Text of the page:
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Spreading (and cutting) the cost of Christmas

Published 23 September 2011 by

Before you say 'it's only September', we want to help you spread the cost of Christmas over the next three months. We'll tell you why you should be preparing for Christmas now instead of in December and how a little bit of careful Christmas planning can save you money.

There is a superstition that you should only put up decorations for a few weeks of the year, but there's nothing to stop us from being prepared for the big day weeks, or even months, in advance!

And if you don't celebrate Christmas, but would like to prepare for a celebration that is important to you, like Hanukkah, Eid or Diwali, you may find our Christmas guide helpful too - as you can spread the cost of any important holiday over the course of three months.

Birthdays, holidays and Christmas are all expensive, so it's good to have room in your monthly budget in advance for the fun things. Besides, if you leave yourself short of money for January - how will you enjoy the January sales or pay for that new gym membership?

Spreading the cost of Christmas

If you begin to think about Christmas now, you can prepare yourself financially over the next three months, so that the entire financial burden doesn't fall on December's pay packet.

Set aside part of your budget for the next three months. To do that, you'll need to look honestly at what you'll spend over Christmas and factor in the cost over the next three months' budgets. It's likely you'll spend significantly more during Christmas than at other times of the year. Some of the additional costs to consider are:

  • Extra petrol to travel to friends and family (or even air tickets!)
  • Your car might break down in the icy months.
  • Spontaneous parties at your neighbours'.
  • Your freezer finally giving up because mum went to Iceland for Christmas.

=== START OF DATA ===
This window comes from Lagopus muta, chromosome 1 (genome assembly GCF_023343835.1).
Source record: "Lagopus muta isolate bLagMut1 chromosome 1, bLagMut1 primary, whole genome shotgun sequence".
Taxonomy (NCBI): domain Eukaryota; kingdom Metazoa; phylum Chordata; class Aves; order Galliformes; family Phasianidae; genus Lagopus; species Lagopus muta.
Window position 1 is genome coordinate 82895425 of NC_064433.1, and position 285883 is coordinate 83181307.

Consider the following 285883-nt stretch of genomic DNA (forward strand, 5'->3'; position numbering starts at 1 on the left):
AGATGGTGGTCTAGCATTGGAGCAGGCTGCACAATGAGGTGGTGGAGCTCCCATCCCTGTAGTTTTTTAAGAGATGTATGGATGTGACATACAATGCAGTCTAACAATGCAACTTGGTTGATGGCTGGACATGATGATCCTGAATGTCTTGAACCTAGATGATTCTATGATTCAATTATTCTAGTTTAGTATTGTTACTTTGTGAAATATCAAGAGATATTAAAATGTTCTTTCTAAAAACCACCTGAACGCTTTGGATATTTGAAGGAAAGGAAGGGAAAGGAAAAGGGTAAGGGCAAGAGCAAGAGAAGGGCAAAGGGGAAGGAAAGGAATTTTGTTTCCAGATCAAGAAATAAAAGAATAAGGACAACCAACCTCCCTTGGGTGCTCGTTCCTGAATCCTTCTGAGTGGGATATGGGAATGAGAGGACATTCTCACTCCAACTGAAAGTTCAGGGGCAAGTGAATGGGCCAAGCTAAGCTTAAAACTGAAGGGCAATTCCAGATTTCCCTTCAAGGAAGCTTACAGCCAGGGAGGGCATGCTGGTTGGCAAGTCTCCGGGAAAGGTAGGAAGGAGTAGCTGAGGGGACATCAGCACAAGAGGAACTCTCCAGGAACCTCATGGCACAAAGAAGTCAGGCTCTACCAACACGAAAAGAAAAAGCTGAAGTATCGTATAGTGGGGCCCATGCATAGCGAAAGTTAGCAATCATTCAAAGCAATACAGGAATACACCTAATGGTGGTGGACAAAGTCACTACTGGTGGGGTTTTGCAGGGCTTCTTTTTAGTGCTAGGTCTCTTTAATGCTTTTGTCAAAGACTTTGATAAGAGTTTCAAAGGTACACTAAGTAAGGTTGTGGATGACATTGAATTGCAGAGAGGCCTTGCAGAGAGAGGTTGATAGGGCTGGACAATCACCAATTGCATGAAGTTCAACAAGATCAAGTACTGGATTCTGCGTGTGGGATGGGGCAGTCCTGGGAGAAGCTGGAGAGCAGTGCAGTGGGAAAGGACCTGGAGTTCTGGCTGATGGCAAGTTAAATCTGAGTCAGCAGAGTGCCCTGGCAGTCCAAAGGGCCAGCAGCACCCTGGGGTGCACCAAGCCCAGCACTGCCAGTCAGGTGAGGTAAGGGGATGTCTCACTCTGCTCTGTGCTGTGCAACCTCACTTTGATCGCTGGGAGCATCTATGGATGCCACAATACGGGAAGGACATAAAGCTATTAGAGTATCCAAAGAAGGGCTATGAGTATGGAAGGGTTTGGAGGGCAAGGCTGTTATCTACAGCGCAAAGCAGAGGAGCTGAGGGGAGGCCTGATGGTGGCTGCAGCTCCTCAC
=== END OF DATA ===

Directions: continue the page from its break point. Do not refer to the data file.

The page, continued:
• Don't forget how tempting the January sales can be!

Then there are the presents of course! If you begin thinking about presents now, you'll have plenty of time over the next three months to find out what your loved ones would like. If you're creative and thinking about making your own presents, you have three months to get everything you need ready.

Christmas saving club

If you save up enough for Christmas, you'll avoid having to borrow money when December comes around and potentially save yourself £s in interest charges.

The sooner you begin saving, the less money you will have to put away every month to cover the cost of Christmas.

A Christmas saving club can be as simple as you and your friends simply putting money into a kitty for Christmas drinks, or more organised, like saving with professional companies like Park, which allow you to put money aside throughout the year for Christmas vouchers, food and presents.

You may be saving in a separate bank account or a 'safe place' already, or you could ask a trusted friend or relative to look after your savings for you.

Spreading the cost of Christmas could be a year-long activity. If you begin to put a little bit away every month - loose change, birthday cheques from relatives, bonuses or overtime payments at work - you could have a healthy pile of cash by December.

If you work somewhere where you get tips or overtime, put a little bit of that into your Christmas savings every month and see how quickly it adds up!

Cutting the cost of Christmas

Here are some money-saving ideas for cutting the cost of Christmas.

If you are good at making things, you could create a really special present out of things you already own. If you have some old drinking glasses, you could paint them. If sewing or fashion is your thing you could personalise a picture or T shirt. If you're into photography, you could frame a striking photograph - all of these gifts have the added appeal of being hand-made.